BMW has now restricted the sale of some components that they deem theft relevant.

How is that legal?

Doesn’t the Magnuson-Moss act state that when a manufacturer requires that their part be used, that it must be supplied for free? This is what gives independent repair shops the right to install aftermarket parts without voiding the manufacturer’s warranty.

How can you steal or jeopardize the security of a customer’s vehicle by installing a new EWS* module? This module reads the customer’s key and verifies its authenticity, then checks the data in several modules to make sure thay all match the vehicle’s VIN# and then lets the vehicle start. We have the equipment and knowledge to install a new EWS and have done many in the past. When installing this module it must be learned or aligned with the other modules in the vehicle and the ignition key. The module can only be used on one vehicle. It “marries” itself to the VIN# and cannot be used on another vehicle. A used EWS module cannot be used.

BMW gives their explanation why they want their vehicle to be theft proof, and it is a valid point: lower insurance costs. A more secure (harder to break into and/or steal) vehicle will lower insurance costs. Lower insurance costs will in turn lower the vehicle’s cost of ownership. A lower cost of ownership will attract more buyers and result in the sale of more vehicles.

How is an EWS module going to jeopardize the security of a vehicle? The only way that I can imagine to break into or steal a vehicle with an EWS module is to throw it through a window to gain acess to the vehicle! Are bricks and spark plugs going to now be on the theft relevant parts list? What is next? This seems like a tactic to force owners to return to the factory dealerships for repairs. This should not be legal. I have lost many sales and customers due to this policy.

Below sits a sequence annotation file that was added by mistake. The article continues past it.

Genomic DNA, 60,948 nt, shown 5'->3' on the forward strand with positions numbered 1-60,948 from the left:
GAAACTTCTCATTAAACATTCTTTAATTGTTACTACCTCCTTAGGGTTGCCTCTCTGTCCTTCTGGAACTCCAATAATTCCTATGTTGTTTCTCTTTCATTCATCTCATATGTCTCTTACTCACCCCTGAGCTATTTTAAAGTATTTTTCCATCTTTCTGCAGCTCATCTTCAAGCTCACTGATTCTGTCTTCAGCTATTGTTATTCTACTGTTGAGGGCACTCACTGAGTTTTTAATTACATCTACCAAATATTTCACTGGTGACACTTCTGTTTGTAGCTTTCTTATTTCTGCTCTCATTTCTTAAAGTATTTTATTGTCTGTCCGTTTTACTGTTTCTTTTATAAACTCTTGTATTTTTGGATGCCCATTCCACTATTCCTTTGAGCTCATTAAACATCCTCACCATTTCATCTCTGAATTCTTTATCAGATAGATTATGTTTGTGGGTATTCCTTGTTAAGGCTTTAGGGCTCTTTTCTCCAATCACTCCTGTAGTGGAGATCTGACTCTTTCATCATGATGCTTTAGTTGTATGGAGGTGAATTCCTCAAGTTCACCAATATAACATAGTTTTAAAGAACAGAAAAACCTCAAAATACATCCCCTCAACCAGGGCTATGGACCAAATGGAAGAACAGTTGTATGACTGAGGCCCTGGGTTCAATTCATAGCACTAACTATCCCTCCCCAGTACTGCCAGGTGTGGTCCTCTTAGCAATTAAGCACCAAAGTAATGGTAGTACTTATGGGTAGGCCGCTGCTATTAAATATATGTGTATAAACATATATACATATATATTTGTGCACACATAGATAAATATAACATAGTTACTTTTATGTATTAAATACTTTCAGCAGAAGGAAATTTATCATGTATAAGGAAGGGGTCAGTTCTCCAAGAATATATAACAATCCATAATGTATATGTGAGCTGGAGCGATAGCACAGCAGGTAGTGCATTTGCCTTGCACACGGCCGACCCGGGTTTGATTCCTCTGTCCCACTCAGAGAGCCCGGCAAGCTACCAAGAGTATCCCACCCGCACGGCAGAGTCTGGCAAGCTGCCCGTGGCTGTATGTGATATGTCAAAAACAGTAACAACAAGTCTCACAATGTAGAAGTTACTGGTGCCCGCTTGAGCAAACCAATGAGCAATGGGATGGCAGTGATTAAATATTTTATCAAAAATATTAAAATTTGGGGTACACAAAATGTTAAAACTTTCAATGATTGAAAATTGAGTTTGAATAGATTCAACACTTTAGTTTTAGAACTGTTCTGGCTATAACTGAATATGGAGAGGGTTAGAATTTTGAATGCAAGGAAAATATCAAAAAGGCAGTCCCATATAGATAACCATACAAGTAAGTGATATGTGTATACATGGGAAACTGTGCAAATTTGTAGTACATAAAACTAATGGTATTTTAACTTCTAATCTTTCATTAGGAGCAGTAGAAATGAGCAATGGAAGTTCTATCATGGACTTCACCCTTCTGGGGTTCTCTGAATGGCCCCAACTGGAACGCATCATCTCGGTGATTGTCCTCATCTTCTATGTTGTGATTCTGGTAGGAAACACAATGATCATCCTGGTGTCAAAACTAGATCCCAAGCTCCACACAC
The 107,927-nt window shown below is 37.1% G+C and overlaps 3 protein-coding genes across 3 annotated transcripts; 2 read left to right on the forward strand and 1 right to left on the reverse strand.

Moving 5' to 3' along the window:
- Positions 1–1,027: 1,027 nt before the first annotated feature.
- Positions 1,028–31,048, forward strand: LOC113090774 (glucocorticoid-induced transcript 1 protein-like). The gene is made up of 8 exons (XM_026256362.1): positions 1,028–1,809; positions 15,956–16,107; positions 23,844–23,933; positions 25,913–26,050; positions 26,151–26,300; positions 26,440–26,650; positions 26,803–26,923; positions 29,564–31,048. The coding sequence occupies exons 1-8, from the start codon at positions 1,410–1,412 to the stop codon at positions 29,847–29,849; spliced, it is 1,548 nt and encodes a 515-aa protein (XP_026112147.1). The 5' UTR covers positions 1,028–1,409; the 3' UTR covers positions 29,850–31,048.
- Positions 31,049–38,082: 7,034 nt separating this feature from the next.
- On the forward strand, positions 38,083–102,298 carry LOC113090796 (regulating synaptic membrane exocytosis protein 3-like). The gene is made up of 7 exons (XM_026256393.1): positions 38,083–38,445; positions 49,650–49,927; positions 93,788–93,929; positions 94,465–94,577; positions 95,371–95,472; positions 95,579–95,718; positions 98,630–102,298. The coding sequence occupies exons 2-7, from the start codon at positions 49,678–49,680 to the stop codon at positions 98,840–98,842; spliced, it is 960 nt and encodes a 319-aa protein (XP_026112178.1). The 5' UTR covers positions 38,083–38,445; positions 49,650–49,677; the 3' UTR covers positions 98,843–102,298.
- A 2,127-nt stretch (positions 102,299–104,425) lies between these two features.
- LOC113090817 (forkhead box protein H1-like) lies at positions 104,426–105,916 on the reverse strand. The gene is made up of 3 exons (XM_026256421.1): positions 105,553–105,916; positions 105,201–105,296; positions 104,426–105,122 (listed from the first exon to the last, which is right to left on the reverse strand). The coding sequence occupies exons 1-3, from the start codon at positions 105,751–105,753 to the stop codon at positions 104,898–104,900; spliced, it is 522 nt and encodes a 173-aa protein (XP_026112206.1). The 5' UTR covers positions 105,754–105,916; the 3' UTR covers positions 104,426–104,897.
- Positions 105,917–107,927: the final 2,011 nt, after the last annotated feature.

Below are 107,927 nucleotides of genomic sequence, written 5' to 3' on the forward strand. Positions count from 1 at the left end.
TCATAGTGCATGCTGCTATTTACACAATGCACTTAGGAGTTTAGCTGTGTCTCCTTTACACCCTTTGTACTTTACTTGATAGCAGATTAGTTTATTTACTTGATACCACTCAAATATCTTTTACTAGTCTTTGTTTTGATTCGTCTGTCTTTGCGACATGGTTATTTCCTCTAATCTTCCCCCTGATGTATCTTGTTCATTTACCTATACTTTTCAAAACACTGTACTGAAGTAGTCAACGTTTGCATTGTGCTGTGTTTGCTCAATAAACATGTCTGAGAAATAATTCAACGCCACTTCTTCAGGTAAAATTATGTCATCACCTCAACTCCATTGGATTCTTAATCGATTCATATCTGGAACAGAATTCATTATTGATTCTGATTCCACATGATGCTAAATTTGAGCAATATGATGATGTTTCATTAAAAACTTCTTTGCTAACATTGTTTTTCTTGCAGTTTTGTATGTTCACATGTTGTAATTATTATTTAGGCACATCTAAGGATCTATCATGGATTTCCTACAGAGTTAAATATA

EWS: Electronic Watchdog System. Holds a changing rolling code combination in the ignition key, which talks to the immobiliser and if codes match and are verified the vehicle is allowed to start.

Here’s a complaint from an independent repair shop in New York on the government’s NASTF web site and BMW’s response to the complaint. You can see that BMW’s answer is valid, but it doesn’t explain why a EWS module should fall into the theft relevant part category.

Reported by: Jack from New York Monday, June 15, 2009
Status: Closed / Response Received Monday, June 15, 2009
Manufacturer: BMW
Visited Site: BMW Dealers Monday, January 1, 1900
Contacted: Monday, June 15, 2009
Contact Number: 718 229-3636
Info Requested: BMW dealer’s refuse to sell EWS immobilizer module and ignition keys.
Contact Response: Hello, I’ve experienced the same problem as another IATN member. When I read BMW’s murky response from previous complains it does not make any sense at all. We are registered and licensed repair facility in business for over 20 years. We replace immobilizer modules and ignition keys for Audi, VW, Mercedes and all domestic vehicles. How can the same type of service for BMW vehicles jeopardize BMW customer’s security? EWS modules and keys are VIN specific and none will be sold to anyone before the VIN, copy of registration and owner’s ID is presented. (key must be “cut” and module programmed according to VIN) I have customer’s permission, all paperwork and still can’t buy it. In addition there are no restrictions for the sale of engine control modules! Applying same logic engine controller should be “security item” as it shares information with EWS! I am not sure what is a real reason for refusing to sale EWS modules and keys. For BMW owners this is one more unnecessary hassle. Especially when their vehicle is already in repair shop. And this certainly is not an incentive for next BMW vehicle purchase. I’d support any legal option to force BMW to release such “security” items to registered independent repair facilities.